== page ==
A new analysis of Census Bureau data shows that Texas and Florida may have won the reapportionment sweepstakes, mainly at the expense of New York and Ohio. In the next Congressional elections, Texas will have four more Congressional seats and Florida will add two more, strengthening their representation in the House. New York and Ohio will both lose two, in changes that will have repercussions in the 2012 presidential election:
A new estimate of House reapportionment gains and losses resulting from this year’s Census reveals a larger-than-expected impact on Florida and New York. According to Washington-based Election Data Services, which reviewed new Census data from a private-sector demographic firm, Florida would gain two House seats and New York would lose two seats.
They would join two other states that already were projected to have multiple-seat changes. Based on the tentative Census data, Texas is expected to gain four House seats and Ohio likely will lose two seats.
According to the EDS estimate, six other states each would gain one seat: Arizona, Georgia, Nevada, South Carolina, Utah and Washington. Eight states would each lose one seat: Illinois, Iowa, Louisiana, Massachusetts, Michigan, Missouri, New Jersey, and Pennsylvania.
In addition to the Florida and New York changes, the other major switch in the projected reapportionment is that Missouri will lose a House seat instead of Minnesota, according to EDS President Kimball Brace. He released the study for a redistricting seminar of the National Conference of State Legislature in Providence, Rhode Island, this weekend.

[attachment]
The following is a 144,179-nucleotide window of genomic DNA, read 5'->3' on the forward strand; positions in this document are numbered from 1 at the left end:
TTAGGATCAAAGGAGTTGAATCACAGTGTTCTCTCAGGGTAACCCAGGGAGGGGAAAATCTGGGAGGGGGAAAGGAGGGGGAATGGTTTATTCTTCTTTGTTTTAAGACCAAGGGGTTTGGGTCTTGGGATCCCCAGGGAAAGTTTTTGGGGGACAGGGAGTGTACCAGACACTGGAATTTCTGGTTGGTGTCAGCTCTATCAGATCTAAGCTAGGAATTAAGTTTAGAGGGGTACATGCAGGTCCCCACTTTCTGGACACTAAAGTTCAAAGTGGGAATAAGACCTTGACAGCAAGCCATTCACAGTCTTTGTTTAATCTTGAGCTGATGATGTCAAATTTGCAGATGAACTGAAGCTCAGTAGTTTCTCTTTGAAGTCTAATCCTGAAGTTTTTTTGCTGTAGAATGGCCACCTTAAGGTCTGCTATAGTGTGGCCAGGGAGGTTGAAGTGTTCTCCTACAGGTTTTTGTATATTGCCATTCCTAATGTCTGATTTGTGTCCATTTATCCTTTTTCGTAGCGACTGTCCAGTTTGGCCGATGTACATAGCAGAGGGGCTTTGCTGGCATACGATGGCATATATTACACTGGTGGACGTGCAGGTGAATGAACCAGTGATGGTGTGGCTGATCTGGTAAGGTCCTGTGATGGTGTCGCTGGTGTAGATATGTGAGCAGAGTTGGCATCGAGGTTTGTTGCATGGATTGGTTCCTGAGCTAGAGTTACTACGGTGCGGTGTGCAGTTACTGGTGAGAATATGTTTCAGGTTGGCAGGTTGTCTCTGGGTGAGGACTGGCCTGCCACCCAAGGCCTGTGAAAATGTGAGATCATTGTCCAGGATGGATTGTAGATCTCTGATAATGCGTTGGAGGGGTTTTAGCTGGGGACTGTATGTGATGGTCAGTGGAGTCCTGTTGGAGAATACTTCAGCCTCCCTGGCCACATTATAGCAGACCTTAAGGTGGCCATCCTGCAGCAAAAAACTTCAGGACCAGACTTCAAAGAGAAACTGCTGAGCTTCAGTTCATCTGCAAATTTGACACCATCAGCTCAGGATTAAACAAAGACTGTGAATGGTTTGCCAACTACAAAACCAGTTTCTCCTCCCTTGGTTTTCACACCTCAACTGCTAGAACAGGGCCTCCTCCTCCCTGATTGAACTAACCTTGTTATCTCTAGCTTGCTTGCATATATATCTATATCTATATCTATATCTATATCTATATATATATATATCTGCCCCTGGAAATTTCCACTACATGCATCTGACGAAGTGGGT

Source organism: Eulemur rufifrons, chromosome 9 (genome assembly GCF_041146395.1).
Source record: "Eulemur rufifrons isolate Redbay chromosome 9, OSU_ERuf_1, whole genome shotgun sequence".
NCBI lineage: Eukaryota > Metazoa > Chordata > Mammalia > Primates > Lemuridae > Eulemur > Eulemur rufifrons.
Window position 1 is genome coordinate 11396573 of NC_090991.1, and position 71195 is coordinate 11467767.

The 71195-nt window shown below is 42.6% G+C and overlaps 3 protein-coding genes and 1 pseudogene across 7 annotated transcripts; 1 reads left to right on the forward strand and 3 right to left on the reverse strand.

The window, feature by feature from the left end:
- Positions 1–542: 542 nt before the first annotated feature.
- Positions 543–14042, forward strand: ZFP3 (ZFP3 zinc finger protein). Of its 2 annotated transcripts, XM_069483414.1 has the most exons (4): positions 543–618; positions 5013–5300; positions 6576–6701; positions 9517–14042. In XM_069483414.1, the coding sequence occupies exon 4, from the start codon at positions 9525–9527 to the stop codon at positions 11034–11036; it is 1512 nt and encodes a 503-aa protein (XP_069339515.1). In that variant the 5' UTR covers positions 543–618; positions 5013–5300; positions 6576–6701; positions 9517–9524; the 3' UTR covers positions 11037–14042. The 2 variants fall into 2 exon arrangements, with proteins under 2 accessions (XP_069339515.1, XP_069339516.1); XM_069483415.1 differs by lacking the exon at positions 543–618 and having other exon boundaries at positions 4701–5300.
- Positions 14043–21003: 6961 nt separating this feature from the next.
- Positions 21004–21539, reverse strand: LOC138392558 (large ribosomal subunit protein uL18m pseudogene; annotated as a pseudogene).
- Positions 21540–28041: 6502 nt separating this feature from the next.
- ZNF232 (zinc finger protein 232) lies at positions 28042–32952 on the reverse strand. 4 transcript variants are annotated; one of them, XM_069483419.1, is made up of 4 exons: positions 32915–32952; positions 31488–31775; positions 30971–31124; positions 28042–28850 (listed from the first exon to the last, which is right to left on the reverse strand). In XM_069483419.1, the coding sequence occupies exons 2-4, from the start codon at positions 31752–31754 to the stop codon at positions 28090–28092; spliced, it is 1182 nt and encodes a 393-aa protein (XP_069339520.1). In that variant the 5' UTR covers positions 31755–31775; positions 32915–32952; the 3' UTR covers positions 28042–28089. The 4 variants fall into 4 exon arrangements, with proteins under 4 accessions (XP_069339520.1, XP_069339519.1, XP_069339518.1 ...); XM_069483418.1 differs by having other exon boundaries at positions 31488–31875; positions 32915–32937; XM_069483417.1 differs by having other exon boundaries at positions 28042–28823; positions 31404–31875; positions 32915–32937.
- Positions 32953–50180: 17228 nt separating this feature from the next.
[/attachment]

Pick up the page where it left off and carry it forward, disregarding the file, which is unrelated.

The Census Bureau will have to make the final determination, which is scheduled for release in December. If this holds up, though, the power shift is a big problem for Barack Obama. States get Electoral College votes based on representation in the House (each state gets two for their Senatorial delegation), and moves away from New York to Florida will be a big problem if Obama can’t duplicate his success in the Sunshine State in 2012. With Florida looking as though it will back Marco Rubio and Rick Scott in statewide elections this year, it seems likely to return to its Republican trend in the next presidential election cycle.
Texas, though, will be the bigger problem, mainly because it’s already solidly Republican. The Republican legislature will use those four new seats to create more easily defensible GOP seats in the House, but also — again — gains those four seats at the expense of blue states. Five of the eight states losing one seat traditionally vote Democratic in presidential elections, and two of the others (Missouri and Iowa) are swing states. Only Louisiana is usually a safe Republican bet in national elections. Ohio loses two seats and they’re traditionally Republican, but went to Obama in 2008. Meanwhile, among the states that gain one seat, only one of them traditionally votes Democratic (Washington), and only Nevada could reasonably be considered a swing state.
These changes come at a bad time for Democrats as well with the expected Republican tidal wave in state legislative elections this year. More states will be in Republican control, especially Ohio, where the Democrats can expect to take the brunt of losing the two Congressional seats. The same may be true even in New York, where the GOP has suddenly become competitive again. The switch in seats will produce more Republicans in the House even apart from the temper of the next election.
In 2012, Obama faced a tough battle to win re-election, but these changes make it even tougher.
Update: I wrote “seats” where I meant “states”; I’ve fixed it now. I should also point out that a preliminary analysis showed Minnesota and not Missouri losing a seat, which would mean an even worse outcome for Democrats in presidential elections, since Minnesota hasn’t voted for a Republican since Nixon.